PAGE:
3. I agree the The History Channel is total crap, and that accounts about public figures can be whatever the creators want them to be. I also believe the public airwaves belong to the people, or should, and we have a legitimate interest in how they are used. So I have no problem with people employing boycott or other legal protest to convey their displeasure about the way a historical figure is portrayed. It was fine for conservatives to protest on behalf of their hero Reagan, and it’s fine for liberals to do the same on behalf of the Kennedys. I assume your respect for freedom extends to those circulating the petition, does it not?


  4. Nothing makes me despair for the future of history in this country like watching 15 seconds of the History Channel. I’ve never seen a “documentary” on their station that did not include dramatic recreations – and that of course is just the tip of the iceberg of the dumb-downed trash they produce. Yeah. It seems silly to get all in a twitter about *one* crappy thing they produce, rather than the whole bag of garbage. What surprises me even more, however, is that there has been enormous pile of media produced on the Kennedys, much of it trashy non-historical nonsense, so why the furor now? Certainly people have the right to “boycott” (and throw me on the list for my lifetime boycott of the entire channel) if they want to – just, why?

    (I have, however, read on a couple of blogs not-so-negative reviews of ER by ER docs and nurses – basically, my take home point is that ER is probably more realistic than the history channel.)


  5. “Certainly people have the right to “boycott” (and throw me on the list for my lifetime boycott of the entire channel) if they want to – just, why?”

    Perpetua said it best. Of course people are free to protest or boycott whatever they want to. (How could anyone possibly stop them?) But, insisting on only filiopietistic accounts of America’s Royal Family doesn’t strike me as a particularly noble endeavor. But–whatever. Neither is blogging!


  6. And, p.s. to Profane: excellent! I originally had “Holiday in Cambodia” up as today’s video sample, but since this was a post about the Kennedys, I thought that “Terminal Preppie” was a better choice.


  7. I saw the article in the NYTimes about this. I guess I can see why people would be up in arms. Let them.

    I propose that Historiann, Tenured Radical Squadromagico and their regular commenters conduct an exquisite corpse exercise devoted to the Kennedys. We’d certainly be able to come up with a Kennedy docudrama script that was: a) more historically accurate; b) trashier; c) more amusing and d) likely to raise the hackles of Kennedy loyalists everywhere than the history channel.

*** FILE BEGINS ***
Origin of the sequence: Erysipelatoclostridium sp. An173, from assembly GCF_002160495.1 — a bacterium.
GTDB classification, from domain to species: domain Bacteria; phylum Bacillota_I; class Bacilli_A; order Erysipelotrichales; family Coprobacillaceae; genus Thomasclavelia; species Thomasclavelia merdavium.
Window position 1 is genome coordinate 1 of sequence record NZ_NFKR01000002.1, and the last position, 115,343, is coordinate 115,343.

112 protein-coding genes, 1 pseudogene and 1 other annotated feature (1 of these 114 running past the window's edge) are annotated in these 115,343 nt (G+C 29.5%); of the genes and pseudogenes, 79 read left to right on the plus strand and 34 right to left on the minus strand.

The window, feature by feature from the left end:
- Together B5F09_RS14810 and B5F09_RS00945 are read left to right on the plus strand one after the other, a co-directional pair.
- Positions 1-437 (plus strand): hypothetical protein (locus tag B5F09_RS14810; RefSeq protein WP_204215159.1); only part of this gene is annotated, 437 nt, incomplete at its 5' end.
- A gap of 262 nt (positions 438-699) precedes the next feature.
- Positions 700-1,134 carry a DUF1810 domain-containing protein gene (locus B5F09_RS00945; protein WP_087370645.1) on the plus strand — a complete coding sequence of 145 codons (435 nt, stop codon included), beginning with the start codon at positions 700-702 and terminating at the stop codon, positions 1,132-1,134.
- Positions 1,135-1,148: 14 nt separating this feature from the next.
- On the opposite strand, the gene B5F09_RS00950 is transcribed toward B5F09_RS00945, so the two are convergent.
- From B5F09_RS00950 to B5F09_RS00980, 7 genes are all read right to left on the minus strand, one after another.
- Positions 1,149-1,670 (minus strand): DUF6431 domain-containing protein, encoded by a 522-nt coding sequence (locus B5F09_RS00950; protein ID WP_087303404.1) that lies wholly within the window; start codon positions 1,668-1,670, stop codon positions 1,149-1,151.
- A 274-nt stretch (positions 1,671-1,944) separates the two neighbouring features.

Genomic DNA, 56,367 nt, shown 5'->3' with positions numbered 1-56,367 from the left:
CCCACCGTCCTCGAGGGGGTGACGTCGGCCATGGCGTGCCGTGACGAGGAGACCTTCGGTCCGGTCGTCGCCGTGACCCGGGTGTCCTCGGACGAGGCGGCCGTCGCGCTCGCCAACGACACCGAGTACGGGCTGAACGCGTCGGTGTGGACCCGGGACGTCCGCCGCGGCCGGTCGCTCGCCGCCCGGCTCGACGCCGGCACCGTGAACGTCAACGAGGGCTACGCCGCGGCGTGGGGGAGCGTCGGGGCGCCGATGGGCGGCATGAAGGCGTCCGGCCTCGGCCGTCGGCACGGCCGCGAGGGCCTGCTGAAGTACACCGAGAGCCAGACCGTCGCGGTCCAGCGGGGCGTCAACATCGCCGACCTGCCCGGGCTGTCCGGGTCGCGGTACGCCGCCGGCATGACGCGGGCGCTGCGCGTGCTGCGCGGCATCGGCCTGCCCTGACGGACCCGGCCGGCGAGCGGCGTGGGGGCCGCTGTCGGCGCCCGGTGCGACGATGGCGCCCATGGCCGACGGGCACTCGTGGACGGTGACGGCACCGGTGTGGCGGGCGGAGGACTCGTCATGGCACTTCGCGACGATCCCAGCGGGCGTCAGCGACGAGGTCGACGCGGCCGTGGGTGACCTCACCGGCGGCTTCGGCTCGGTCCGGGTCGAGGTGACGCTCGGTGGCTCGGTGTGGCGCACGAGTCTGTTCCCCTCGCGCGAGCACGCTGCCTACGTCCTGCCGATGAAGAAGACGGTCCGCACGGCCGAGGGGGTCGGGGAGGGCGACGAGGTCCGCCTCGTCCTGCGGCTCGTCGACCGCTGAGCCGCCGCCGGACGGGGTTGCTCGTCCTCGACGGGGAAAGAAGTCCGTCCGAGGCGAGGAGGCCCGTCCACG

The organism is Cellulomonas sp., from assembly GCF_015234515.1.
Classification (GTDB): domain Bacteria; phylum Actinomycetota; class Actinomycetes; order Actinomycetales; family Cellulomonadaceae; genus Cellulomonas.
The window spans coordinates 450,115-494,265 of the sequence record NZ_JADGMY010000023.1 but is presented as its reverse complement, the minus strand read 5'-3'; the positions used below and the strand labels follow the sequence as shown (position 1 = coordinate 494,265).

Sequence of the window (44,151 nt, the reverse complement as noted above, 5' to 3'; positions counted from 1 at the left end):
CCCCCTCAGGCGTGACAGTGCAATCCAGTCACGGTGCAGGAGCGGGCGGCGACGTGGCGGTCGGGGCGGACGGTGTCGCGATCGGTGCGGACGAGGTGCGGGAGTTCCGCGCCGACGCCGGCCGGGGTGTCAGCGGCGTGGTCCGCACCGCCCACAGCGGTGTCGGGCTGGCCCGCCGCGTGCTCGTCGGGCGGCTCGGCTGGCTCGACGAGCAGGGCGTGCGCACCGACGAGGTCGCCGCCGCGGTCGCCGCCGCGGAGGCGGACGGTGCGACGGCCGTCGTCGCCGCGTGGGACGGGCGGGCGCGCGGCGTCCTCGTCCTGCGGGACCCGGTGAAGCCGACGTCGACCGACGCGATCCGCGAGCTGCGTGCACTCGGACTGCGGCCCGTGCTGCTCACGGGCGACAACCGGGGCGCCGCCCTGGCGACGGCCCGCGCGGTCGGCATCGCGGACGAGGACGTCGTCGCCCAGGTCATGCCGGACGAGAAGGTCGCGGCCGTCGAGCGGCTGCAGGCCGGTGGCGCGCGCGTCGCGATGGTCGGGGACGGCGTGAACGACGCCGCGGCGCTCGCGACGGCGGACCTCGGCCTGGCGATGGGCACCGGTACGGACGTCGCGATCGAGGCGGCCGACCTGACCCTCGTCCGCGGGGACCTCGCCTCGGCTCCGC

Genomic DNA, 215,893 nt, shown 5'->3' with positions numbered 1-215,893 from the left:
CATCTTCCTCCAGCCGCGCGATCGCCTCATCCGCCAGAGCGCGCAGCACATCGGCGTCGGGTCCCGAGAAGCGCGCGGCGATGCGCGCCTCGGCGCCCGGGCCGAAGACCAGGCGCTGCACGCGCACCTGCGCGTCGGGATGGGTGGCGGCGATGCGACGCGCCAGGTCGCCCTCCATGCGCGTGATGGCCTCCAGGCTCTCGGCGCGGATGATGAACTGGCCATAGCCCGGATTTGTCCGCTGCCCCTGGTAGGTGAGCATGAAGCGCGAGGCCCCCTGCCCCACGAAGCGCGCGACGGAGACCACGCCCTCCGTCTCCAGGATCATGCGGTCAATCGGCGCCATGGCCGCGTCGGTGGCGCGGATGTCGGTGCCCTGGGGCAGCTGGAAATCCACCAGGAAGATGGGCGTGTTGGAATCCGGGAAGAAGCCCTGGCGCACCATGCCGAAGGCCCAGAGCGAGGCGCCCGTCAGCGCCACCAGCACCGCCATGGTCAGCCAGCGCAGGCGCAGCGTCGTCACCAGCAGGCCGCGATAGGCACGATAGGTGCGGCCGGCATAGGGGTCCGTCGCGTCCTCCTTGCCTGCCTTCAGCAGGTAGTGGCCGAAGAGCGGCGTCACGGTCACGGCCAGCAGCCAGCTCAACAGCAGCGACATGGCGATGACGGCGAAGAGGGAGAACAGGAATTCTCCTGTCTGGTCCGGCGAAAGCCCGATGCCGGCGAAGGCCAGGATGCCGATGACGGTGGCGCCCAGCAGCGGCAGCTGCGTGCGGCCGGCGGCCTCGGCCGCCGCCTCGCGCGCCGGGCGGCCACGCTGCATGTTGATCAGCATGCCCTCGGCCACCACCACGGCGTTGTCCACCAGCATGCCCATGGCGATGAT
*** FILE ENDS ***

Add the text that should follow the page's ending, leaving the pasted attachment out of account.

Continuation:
8. Oooh oooh oooh! Love this, Matt!

    But, I’d have to do actual homework for that, wouldn’t I? (TR is the only modern U.S. historian in the bunch you listed. What about GayProf, and the mysterious C. Vann Winchell? I think they’ve got something to add, too.)

    Or, maybe NOT doing the homework is the point?


  9. The issue isn’t the Kennedys; they’ve had just about everything but the kitchen sink thrown at their legacy.

    It’s that Joel Surnow’s writing it — one of the few avowed right-wing producers and showrunners out there, a man who didn’t meet a torturer he didn’t like (or tout up to West Point students). If there’s a cheerleader for our slow-motion facism-for-the-sake-of-counterterrorism state, it’s him.

    I wouldn’t be surprised it will be an excuse to pillory JFK and Them Best and Brightest Boys for the Bay of Pigs, from a soulful, handsome operative in Havana’s perspective. This will be a hit job, but it will have a larger impact on what he considers to be the failure of liberalism.

    Historiann, did you have this detached sangfroid during the controversy over The Road to 9/11? ‘Cause this is exactly what this agitprop will be….


  10. cgeye–I wasn’t blogging then, but I would have written the same thing. This Surnow guy is a hack, but even hacks have freedom of expression, according to the First Amendment. I understand the politics–I just don’t think this guy is any kind of Leni Riefenstal, and therefore isn’t capable of producing anything more than cheap flicks that appeal to a certain slice of the population.